You can find complete code examples on GitHub under the following repository: https://github.com/PacktPublishing/Real-World-Next.js. Feel free to fork, clone, and edit this repository for any experimentation with Next.js.

 

Introducing Next.js

Web development has changed a lot over the last few years. Before the advent of modern JavaScript frameworks, creating dynamic web applications was complex, and it required many different libraries and configurations to make them work as expected.

Angular, React, Vue, and all the other frameworks have enabled the web to evolve very quickly, and brought with them some very innovative ideas to frontend web development.

React, in particular, was created by Jordan Walke at Facebook and was heavily influenced by the XHP Hack Library. XHP allowed Facebook's PHP and Hack developers to create reusable components for the frontend of their applications. The JavaScript library became open source in 2013 and forever changed how we build websites, web apps, native apps (with React Native later on), and even VR experiences (with React VR). As a result, React has quickly become one of the most loved and popular JavaScript libraries, with millions of websites using it in production for many different purposes.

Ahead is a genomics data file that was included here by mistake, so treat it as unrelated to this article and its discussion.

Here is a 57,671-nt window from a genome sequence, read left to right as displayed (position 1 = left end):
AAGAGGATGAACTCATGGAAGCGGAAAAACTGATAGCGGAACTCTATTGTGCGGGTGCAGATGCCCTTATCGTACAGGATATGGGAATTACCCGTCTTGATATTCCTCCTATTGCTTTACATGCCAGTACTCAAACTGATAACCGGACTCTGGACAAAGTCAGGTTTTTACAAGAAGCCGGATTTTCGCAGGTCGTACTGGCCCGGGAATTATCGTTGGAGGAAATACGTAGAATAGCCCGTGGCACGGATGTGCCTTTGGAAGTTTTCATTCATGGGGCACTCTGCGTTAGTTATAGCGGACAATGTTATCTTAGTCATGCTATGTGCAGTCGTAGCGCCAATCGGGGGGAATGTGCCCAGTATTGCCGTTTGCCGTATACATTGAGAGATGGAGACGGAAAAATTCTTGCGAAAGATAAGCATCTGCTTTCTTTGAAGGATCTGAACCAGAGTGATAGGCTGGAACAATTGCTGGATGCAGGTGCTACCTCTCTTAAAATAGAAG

There was just one problem: by default, React runs on the client side (meaning that it runs on the web browser), so a web application written entirely with that library could negatively affect Search Engine Optimization (SEO) and initial load performance, as it takes some time to be correctly rendered on screen. In fact, to display the complete web app, the browser had to download the entire application bundle, parse its content, then execute it and render the result in the browser, which could take up to a few seconds (with very large applications).

Many companies and developers started investigating how to pre-render the application on the server, letting the browser display the rendered React app as plain HTML, making it interactive as soon as the JavaScript bundle has been transferred to the client.

Then, Vercel came up with Next.js, which has turned out to be a game-changer.

Since its first release, the framework has provided many innovative features out of the box, such as automatic code-splitting, server-side rendering, file-based routing systems, route pre-fetching, and so on. Next.js showed how easy it should be to write universal web applications by allowing developers to write reusable code for both client and server sides and making very complex tasks (such as code-splitting and server-side rendering) effortless to implement.

Today, Next.js provides tons of new features out of the box, such as the following:

  • Static site generation
  • Incremental static generation
  • Native TypeScript support
  • Automatic polyfills
  • Image optimization
  • Support for internationalization
  • Performance analytics

All this, along with many other great features that we'll look at in depth later on in this book.

Today, Next.js is used in production by top-level companies such as Netflix, Twitch, TikTok, Hulu, Nike, Uber, Elastic, and many others. If you're interested, you can read the complete list at https://nextjs.org/showcase.